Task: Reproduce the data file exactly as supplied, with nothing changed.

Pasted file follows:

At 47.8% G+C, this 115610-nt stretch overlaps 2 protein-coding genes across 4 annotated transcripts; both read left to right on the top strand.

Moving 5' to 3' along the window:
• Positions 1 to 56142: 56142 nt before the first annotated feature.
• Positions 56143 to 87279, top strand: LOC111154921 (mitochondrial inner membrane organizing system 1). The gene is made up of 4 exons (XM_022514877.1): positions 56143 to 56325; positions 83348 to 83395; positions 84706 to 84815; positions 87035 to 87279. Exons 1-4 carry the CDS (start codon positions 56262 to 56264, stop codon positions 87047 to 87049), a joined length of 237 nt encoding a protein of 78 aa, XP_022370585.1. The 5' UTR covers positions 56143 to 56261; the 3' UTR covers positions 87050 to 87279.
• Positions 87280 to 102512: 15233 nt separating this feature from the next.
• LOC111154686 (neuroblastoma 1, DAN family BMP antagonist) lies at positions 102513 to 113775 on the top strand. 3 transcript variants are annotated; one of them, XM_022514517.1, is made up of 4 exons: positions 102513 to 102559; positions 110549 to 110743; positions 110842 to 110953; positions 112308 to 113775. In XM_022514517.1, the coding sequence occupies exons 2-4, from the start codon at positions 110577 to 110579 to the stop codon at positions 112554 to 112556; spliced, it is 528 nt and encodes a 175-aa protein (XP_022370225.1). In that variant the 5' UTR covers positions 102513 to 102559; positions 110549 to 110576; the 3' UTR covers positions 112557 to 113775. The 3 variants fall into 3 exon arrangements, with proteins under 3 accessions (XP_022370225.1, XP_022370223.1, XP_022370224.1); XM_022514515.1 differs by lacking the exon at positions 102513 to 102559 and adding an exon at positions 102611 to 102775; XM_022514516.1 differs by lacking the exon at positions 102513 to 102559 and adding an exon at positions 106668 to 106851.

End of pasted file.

At 47.8% G+C, this 115610-nt stretch overlaps 2 protein-coding genes across 4 annotated transcripts; both read left to right on the top strand.

Moving 5' to 3' along the window:
• Positions 1 to 56142: 56142 nt before the first annotated feature.
• Positions 56143 to 87279, top strand: LOC111154921 (mitochondrial inner membrane organizing system 1). The gene is made up of 4 exons (XM_022514877.1): positions 56143 to 56325; positions 83348 to 83395; positions 84706 to 84815; positions 87035 to 87279. Exons 1-4 carry the CDS (start codon positions 56262 to 56264, stop codon positions 87047 to 87049), a joined length of 237 nt encoding a protein of 78 aa, XP_022370585.1. The 5' UTR covers positions 56143 to 56261; the 3' UTR covers positions 87050 to 87279.
• Positions 87280 to 102512: 15233 nt separating this feature from the next.
• LOC111154686 (neuroblastoma 1, DAN family BMP antagonist) lies at positions 102513 to 113775 on the top strand. 3 transcript variants are annotated; one of them, XM_022514517.1, is made up of 4 exons: positions 102513 to 102559; positions 110549 to 110743; positions 110842 to 110953; positions 112308 to 113775. In XM_022514517.1, the coding sequence occupies exons 2-4, from the start codon at positions 110577 to 110579 to the stop codon at positions 112554 to 112556; spliced, it is 528 nt and encodes a 175-aa protein (XP_022370225.1). In that variant the 5' UTR covers positions 102513 to 102559; positions 110549 to 110576; the 3' UTR covers positions 112557 to 113775. The 3 variants fall into 3 exon arrangements, with proteins under 3 accessions (XP_022370225.1, XP_022370223.1, XP_022370224.1); XM_022514515.1 differs by lacking the exon at positions 102513 to 102559 and adding an exon at positions 102611 to 102775; XM_022514516.1 differs by lacking the exon at positions 102513 to 102559 and adding an exon at positions 106668 to 106851.